Notes: *First Year Course only; cross-listed with GEOG 249-01; first day attendance required* This course explores one of the world’s most vibrant regions, Latin America. Extending from the Rio Grande to Tierra del Fuego, this world region stretches across diverse landscapes, from tropical rainforests to the snowcapped peaks of the Andes, from mega-cities to empty deserts and plains. This variety of environments also fosters great cultural diversity: although the nations of Latin America share similar historical roots, each one has its own character and its own complex geography. This course explores the geography of Latin America through a combination of thematic and regional approaches. Major topics include physical geography and the natural environment; pre-Columbian, colonial, and modern history; race and identity; urbanism; agriculture and land use; major environmental problems; economy and development; international migration; Latino culture and identity in the U.S.; and the economic and cultural impacts of globalization. Along with such general themes, we will also examine the cultural geography of specific core regions, including The Caribbean, Mexico, Brazil, the Andean Countries, and the Argentine Pampas. Since this is a first-year course, we will also emphasize developing your skills in written and oral communication, scholarly research, and information literacy. Through research projects that explore different elements of Latin America’s geography, students will get a close-up perspective on the region.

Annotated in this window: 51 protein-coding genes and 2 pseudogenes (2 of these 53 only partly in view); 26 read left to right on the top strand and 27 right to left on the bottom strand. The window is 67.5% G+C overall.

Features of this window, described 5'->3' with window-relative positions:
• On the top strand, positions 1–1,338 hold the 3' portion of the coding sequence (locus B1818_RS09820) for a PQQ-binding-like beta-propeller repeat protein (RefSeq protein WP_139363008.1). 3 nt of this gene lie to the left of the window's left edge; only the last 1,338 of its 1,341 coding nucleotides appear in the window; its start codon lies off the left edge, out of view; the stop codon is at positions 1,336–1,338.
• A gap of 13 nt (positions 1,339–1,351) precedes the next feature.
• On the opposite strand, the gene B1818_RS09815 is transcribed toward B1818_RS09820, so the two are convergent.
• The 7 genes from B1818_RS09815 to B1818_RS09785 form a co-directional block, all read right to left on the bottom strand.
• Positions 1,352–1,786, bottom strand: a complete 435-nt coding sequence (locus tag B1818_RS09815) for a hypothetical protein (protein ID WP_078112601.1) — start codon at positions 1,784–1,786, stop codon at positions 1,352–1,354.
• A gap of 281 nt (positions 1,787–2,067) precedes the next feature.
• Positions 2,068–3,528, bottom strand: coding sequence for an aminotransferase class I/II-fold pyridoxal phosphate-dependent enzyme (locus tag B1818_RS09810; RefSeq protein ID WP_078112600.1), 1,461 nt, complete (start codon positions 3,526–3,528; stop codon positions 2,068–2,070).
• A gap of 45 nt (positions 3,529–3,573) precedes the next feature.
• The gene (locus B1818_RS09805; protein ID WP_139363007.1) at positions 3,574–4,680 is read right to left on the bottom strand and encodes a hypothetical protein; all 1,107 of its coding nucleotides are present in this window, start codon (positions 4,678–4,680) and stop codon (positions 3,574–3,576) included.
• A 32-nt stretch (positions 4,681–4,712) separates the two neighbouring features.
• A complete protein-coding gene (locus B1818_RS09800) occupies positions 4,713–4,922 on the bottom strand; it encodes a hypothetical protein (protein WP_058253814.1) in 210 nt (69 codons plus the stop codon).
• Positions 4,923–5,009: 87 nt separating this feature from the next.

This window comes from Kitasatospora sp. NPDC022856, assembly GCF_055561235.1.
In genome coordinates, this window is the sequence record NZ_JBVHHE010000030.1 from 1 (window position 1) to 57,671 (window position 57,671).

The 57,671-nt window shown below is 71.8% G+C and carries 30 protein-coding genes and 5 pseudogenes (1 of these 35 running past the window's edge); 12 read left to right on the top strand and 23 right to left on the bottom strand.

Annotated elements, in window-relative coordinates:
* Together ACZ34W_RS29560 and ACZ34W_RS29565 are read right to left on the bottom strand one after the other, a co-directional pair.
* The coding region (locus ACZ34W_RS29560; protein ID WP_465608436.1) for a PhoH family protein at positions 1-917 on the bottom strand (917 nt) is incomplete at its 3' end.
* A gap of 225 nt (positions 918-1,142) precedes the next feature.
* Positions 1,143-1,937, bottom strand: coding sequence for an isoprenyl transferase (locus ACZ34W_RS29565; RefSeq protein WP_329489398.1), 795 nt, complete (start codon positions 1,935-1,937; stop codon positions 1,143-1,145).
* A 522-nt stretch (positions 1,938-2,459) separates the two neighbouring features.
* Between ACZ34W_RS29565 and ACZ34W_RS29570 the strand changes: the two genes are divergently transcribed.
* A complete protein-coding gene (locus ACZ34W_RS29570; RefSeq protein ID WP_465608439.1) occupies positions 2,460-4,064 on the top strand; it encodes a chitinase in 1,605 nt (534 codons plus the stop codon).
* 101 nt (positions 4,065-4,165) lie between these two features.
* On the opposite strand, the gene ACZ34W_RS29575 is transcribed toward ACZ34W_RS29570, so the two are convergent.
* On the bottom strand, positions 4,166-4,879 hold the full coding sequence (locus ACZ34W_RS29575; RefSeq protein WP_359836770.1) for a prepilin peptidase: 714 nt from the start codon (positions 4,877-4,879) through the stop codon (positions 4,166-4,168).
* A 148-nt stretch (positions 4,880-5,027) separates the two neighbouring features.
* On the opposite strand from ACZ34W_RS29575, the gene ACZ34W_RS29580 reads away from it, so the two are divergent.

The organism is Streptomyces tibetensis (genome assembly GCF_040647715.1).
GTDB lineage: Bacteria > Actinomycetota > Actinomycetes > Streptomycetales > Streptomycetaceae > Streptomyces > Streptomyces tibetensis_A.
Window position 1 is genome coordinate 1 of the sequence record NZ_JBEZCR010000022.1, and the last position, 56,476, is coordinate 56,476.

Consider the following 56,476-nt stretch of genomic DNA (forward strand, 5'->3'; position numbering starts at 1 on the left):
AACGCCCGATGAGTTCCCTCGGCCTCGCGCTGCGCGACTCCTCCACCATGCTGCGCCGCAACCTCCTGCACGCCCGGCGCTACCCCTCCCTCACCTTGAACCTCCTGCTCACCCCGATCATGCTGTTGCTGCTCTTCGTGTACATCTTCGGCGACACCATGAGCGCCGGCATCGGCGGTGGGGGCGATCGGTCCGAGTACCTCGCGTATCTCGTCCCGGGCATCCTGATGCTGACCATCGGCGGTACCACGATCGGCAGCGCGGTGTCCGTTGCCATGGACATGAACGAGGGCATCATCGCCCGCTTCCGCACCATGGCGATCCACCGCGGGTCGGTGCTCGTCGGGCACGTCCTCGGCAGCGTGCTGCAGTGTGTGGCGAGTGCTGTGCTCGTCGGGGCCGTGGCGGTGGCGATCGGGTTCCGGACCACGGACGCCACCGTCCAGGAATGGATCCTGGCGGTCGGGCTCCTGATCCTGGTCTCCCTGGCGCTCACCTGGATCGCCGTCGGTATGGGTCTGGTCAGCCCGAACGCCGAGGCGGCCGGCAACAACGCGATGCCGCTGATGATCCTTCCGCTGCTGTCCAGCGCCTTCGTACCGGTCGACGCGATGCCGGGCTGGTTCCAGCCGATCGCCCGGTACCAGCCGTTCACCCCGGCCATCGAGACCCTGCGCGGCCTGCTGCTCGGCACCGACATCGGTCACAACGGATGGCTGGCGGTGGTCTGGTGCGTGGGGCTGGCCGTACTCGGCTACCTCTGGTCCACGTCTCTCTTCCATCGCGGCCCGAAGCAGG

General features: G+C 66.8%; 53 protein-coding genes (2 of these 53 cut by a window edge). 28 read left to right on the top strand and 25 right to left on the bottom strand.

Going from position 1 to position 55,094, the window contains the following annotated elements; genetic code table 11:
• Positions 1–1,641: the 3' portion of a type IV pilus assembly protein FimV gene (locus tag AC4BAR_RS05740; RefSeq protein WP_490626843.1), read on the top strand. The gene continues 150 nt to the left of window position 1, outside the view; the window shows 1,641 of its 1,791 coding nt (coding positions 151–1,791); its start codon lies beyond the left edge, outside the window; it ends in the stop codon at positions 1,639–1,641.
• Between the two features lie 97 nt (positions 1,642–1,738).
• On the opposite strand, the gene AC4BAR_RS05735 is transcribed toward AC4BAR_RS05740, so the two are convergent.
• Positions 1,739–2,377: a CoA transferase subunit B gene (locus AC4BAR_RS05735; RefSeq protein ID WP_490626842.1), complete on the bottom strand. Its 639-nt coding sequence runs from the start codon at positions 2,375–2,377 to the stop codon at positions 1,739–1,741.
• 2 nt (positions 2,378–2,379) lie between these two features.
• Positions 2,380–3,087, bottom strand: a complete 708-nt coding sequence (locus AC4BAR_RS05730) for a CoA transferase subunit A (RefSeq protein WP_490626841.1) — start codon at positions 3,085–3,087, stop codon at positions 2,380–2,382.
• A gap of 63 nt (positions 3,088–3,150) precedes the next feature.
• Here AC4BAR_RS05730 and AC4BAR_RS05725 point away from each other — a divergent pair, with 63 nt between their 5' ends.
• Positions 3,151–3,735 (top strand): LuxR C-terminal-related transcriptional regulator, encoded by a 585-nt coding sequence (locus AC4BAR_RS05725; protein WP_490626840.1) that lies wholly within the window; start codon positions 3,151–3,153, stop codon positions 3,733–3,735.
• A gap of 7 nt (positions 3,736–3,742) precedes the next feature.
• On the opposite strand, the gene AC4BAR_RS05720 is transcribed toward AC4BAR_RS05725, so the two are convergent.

Class meets TR, 8:00 am - 9:30 am in Carnegie 05

Writing designation: WA

Living arrangements: Single gender rooms, co-ed floor.


Spring 2018

ANTH 115-01

Biological Anthropology

  • Days: MWF
  • Meeting Time: 08:30 am-09:30 am
  • Room: CARN 06B
  • Instructor: Scott Legge

Notes: This class is a broad survey covering topics such as genetics, evolutionary mechanisms, adaptation, primate studies, the human fossil record, and human variation. All of these areas will be placed within the framework of the interaction of humans within their environment. The course is divided into three sections: human genetics, human ecology and primatology, human evolution and adaptation.

ANTH 369-01

Food and Culture

  • Days: MWF
  • Meeting Time: 03:30 pm-04:30 pm
  • Room: CARN 05
  • Instructor: Arjun Guneratne

Notes: This course is an introduction to the anthropology of food, focusing on how food creates community and shapes identity, class and gender. The course also covers the transition from foraging to agriculture, the role of particular foods in the making of the modern world, and the nature of the modern industrial food system. Prerequisite(s): ANTH 101 or ANTH 111